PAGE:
Attached to Bochte's affidavit was the affidavit of and an investigative report prepared by Terry Vincent, a registered private detective retained by petitioner. The investigative report detailed Vincent's efforts to serve respondent between May 26, 2000, and June 6, 2000. Additionally, in his affidavit, Vincent averred that between June 15, 2000, and June 26, 2000, he made 11 unsuccessful attempts to serve respondent.
On July 13, 2000, the trial court granted petitioner's motion for service of summons by special order of the court. The court concluded that service upon respondent was impractical under subsection (a)(1) or (a)(2) of section 2--203 of the Illinois Civil Practice Law. 735 ILCS 5/2--203(a)(1), (a)(2) (West 1998). Accordingly, the court ordered service upon respondent by "leaving a copy of summons and petition with any two of the following five individuals or entities and thereafter mailing a copy in a sealed envelope with postage fully prepaid addressed to the [respondent] in care of any two of the individuals or entities served." The court further ordered that one of the two individuals or entities served must be an attorney. Although the order purported to list five individuals or entities upon which service could be made, there were actually only four such individuals or entities. The order listed Boness at both her home address and her work address. The other three individuals or entities were Lois Schmitt, Sullivan, and Pancratz.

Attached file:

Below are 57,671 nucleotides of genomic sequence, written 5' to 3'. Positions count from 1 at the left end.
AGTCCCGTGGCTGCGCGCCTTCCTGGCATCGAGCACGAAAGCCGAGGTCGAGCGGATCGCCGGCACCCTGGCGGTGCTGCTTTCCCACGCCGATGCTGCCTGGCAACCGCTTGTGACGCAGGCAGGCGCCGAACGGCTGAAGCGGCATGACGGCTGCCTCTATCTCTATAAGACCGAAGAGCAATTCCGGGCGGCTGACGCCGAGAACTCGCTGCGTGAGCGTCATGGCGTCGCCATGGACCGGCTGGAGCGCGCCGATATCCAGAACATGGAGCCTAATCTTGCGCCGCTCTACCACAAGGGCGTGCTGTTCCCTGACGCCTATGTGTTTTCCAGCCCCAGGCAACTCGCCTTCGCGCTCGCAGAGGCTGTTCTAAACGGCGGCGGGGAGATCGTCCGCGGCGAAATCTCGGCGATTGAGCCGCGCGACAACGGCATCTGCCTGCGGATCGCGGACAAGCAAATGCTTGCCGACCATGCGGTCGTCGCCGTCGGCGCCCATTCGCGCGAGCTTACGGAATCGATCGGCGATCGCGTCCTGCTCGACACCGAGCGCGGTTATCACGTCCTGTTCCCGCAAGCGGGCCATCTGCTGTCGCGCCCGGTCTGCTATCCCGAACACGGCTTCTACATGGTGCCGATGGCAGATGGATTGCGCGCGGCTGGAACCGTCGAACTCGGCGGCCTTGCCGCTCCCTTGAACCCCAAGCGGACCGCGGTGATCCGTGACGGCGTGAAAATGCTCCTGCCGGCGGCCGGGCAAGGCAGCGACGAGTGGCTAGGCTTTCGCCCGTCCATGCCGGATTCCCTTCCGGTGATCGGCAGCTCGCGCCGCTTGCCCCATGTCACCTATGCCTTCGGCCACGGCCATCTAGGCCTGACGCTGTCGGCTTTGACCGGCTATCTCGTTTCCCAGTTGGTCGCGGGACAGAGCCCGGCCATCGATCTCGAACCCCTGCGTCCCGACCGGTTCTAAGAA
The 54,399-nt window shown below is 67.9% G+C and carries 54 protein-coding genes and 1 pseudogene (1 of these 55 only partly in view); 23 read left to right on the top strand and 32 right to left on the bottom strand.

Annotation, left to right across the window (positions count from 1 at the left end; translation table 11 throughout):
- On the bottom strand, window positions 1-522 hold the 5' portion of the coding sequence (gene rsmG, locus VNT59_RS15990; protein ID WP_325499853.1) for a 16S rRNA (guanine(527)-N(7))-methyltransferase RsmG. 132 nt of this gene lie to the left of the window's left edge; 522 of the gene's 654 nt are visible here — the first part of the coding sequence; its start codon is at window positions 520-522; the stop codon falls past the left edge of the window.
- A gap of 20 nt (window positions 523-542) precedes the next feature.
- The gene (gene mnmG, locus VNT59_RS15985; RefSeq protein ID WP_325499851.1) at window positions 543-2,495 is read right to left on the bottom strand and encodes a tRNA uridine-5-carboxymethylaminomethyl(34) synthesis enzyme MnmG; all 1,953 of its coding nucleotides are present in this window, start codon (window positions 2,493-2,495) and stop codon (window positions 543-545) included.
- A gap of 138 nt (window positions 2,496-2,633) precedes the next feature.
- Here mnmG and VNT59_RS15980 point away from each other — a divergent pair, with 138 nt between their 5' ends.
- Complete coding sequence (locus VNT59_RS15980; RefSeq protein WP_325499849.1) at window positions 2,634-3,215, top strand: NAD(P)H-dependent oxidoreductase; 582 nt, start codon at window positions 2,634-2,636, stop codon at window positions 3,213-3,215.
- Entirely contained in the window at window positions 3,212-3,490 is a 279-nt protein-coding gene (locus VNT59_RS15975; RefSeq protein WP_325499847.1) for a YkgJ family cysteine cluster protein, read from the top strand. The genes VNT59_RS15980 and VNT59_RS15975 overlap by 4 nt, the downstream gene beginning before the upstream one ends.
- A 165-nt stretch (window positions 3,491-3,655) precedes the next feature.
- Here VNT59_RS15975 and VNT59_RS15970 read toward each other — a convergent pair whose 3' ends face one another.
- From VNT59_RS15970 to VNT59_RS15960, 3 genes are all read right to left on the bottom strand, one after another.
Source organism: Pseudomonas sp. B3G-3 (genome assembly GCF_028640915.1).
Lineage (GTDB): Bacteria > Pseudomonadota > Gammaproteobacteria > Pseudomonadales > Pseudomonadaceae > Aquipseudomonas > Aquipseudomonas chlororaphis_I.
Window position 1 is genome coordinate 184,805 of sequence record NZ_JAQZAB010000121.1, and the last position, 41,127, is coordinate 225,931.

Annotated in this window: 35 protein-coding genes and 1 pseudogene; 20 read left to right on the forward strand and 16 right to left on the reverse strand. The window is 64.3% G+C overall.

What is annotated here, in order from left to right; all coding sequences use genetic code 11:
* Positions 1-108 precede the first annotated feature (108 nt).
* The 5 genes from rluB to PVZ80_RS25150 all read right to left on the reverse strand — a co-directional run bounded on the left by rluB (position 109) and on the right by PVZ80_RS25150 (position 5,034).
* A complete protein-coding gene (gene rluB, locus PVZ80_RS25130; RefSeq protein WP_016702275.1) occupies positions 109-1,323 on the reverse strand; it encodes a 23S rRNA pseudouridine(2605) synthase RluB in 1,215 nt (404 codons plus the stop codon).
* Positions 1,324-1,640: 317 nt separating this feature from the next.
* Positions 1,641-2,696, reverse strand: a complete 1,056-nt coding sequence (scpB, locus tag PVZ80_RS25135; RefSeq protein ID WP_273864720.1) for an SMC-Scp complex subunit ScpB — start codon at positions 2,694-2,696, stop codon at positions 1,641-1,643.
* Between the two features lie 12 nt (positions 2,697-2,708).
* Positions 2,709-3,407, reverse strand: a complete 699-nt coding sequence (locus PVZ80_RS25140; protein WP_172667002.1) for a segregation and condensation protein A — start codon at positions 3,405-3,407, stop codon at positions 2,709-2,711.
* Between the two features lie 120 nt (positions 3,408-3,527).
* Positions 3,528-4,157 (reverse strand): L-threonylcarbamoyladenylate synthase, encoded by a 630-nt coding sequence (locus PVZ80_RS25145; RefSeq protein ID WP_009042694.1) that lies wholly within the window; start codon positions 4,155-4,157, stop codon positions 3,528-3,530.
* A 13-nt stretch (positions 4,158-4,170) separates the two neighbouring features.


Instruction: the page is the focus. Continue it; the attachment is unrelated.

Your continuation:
Copies of the summons and return filed on July 17, 2000, show that the following three individuals were served: Stephen Sullivan, Catherine Boness, and Pat Dusek, a secretary with Pancratz.